What is the secret behind creating the perfect sparkling diamond or ideal cut diamond? Since time unknown, diamond cutters from various corners have had an obsessive concern for precision, to implement the exact angles and proportions that can maximise the brilliance and fire of a diamond. It was in the year 1919, that Marcel Tolkowsky a Belgian mathematician and diamond polisher unveiled the most accurate diamond model termed the “ideal cut”. It carries the ultimate formula for perfection. Using a two-dimensional model of a diamond, Tolkowsky calculated that with a 16.2 percent crown height, a 53 percent table, a 43.1 percent pavilion depth, a knife-edge girdle and no culet, the ultimate balance of light dispersion and brilliance can be achieved, thus was born the modern brilliant cut diamond.
Since then various changes were incorporated and the figures have been increased to include a 57.5 percent table and other features such as accurate angles for pavilion depth and crown height. It has also been identified that there is no single accurate point at which a diamond is termed “ideal” rather a set of proportion standards that a diamond will be required to be within all aspects to achieve a ideal cut grading.
Importance of an ideal Diamond Cut:
A diamond’s cut is the most important contributor to the allure and the brilliance of a diamond. Only an ideal cut diamond can produce the maximum sparkle, brilliance and liveliness through refracting all of the light that enters the diamond back out of the crown of the diamond with perfect symmetry. All diamonds even poorly cut will still sparkle but the importance of creating an ideal cut diamond is to have as near to 100% light refraction form the cut of the diamond.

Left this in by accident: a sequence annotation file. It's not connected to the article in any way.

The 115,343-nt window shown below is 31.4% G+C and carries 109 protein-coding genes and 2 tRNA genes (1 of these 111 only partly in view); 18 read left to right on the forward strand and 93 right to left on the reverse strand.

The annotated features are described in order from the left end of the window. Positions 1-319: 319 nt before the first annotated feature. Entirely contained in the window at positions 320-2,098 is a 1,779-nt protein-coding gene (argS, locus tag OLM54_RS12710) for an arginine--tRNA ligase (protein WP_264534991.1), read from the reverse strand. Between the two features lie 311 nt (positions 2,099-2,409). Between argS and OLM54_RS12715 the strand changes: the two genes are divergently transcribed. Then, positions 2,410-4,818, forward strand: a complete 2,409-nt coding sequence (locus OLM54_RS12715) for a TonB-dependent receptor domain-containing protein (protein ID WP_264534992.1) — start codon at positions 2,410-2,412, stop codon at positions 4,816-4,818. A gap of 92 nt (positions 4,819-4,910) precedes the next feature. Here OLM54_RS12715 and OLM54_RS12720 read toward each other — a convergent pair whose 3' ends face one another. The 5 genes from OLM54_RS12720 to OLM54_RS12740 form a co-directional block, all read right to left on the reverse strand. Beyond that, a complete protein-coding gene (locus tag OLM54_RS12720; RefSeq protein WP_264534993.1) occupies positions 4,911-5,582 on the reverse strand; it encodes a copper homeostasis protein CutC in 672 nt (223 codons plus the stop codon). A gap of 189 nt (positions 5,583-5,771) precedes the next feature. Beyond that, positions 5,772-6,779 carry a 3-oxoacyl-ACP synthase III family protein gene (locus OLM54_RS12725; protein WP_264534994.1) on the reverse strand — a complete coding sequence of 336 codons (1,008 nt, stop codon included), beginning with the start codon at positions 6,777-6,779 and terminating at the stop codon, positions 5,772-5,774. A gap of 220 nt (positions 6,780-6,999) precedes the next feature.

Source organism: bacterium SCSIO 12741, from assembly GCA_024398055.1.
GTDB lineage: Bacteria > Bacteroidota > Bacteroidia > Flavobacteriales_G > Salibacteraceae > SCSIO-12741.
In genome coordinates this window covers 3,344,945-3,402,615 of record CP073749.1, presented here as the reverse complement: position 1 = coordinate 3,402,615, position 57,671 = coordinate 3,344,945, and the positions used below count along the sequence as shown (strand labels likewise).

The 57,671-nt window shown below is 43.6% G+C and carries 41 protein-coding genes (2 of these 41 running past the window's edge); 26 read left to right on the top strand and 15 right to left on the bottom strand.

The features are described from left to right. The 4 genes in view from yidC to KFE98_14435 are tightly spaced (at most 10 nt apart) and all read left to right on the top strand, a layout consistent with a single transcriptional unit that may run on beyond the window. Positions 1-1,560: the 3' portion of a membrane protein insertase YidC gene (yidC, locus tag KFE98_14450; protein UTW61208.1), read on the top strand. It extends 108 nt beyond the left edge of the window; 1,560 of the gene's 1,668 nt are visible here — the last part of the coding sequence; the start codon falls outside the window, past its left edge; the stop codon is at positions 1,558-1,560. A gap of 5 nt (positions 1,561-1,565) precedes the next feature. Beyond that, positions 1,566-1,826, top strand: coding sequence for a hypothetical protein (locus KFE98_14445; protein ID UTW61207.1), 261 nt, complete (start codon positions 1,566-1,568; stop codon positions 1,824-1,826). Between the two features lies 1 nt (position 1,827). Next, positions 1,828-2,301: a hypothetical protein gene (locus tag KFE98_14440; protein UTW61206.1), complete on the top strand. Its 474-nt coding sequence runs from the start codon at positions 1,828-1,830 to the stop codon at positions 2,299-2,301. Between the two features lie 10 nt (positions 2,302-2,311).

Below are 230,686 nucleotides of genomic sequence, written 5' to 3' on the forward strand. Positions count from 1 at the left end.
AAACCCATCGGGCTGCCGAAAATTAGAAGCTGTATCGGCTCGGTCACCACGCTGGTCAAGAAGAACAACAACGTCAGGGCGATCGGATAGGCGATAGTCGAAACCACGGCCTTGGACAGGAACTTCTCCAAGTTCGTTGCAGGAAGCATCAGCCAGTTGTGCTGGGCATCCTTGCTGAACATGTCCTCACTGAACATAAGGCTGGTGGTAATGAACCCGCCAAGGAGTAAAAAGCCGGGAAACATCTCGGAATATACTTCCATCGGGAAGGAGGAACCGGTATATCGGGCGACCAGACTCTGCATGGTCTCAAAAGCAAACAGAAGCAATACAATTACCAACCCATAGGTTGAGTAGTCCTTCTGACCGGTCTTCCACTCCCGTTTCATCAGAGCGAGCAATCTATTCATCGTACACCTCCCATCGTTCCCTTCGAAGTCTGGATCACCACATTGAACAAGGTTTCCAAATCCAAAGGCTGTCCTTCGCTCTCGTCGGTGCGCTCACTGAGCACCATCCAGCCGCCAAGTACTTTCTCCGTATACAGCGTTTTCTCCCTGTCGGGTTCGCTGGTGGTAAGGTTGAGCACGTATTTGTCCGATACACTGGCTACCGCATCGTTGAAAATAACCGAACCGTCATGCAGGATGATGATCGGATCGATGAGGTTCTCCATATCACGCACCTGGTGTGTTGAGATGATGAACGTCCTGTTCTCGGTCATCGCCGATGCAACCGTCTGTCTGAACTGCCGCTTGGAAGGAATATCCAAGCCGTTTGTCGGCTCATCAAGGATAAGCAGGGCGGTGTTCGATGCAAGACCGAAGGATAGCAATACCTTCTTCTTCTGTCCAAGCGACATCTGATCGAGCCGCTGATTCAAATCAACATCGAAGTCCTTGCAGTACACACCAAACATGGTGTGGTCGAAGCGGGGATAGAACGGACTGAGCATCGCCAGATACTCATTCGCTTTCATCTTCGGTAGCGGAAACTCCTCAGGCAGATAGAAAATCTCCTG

When a diamond is termed as an ideal cut, it no longer means the original mathematical shape created by Tolkowsky of the cut but more a general statement for all shapes. Meaning that the diamond has been cut to the most perfect proportions for that shape for light to enter the stone, reflects from one side to the other and bouncing as near to 100% of the light back out of the table and towards you. This phenomenon is termed as “light return” and is directly related to the diamond’s brilliance, brightness and dispersion. The greatest assurance that you are purchasing an ideal cut diamond is to purchase a diamond that is internationally certified.
Ideal Cut Certified diamonds
To accurately assess a diamond for an ideal cut requires the skill and equipment of a certification laboratory. To measure the light refractive index and critical angles of a diamond requires more than just the skills of a certified diamond grader with a loup and must be sent to an internationally recognized diamond grading laboratory.
A trained diamond grader assesses the quality of the diamond as well as the symmetry and proportions of the diamond and evaluates the diamond’s overall cut grade based on the “ideal” cut standards as its benchmark. All factory are measured and considered when grading a diamond and to be termed as “Ideal” the diamond must pass all of the requirements of craftsmanship, proportion and light performance to achieve perfection. There is no one standard grading process, but the diamonds graded by GIA and AGS are widely followed and accepted as the superior provider for the industry world wide.
GIA follows a cut grade system that runs as Excellent, Very Good, Good, Fair and Poor. GIA does not have any cut that is termed “ideal”. An ideal cut diamond by GIA is generally termed as a Triple Excellent and is the highest cut grade obtainable. The cut grade of AGS runs as Ideal, Excellent, Very Good, Good, Fair and Poor. The ideal cut grade is based on the AGS’s standard requirements of perfect proportions, symmetry and polish. They are basically recognised in the diamond industry as “triple-zero” grade. The ideal cut of AGS is equivalent to the Excellent cut grade of GIA.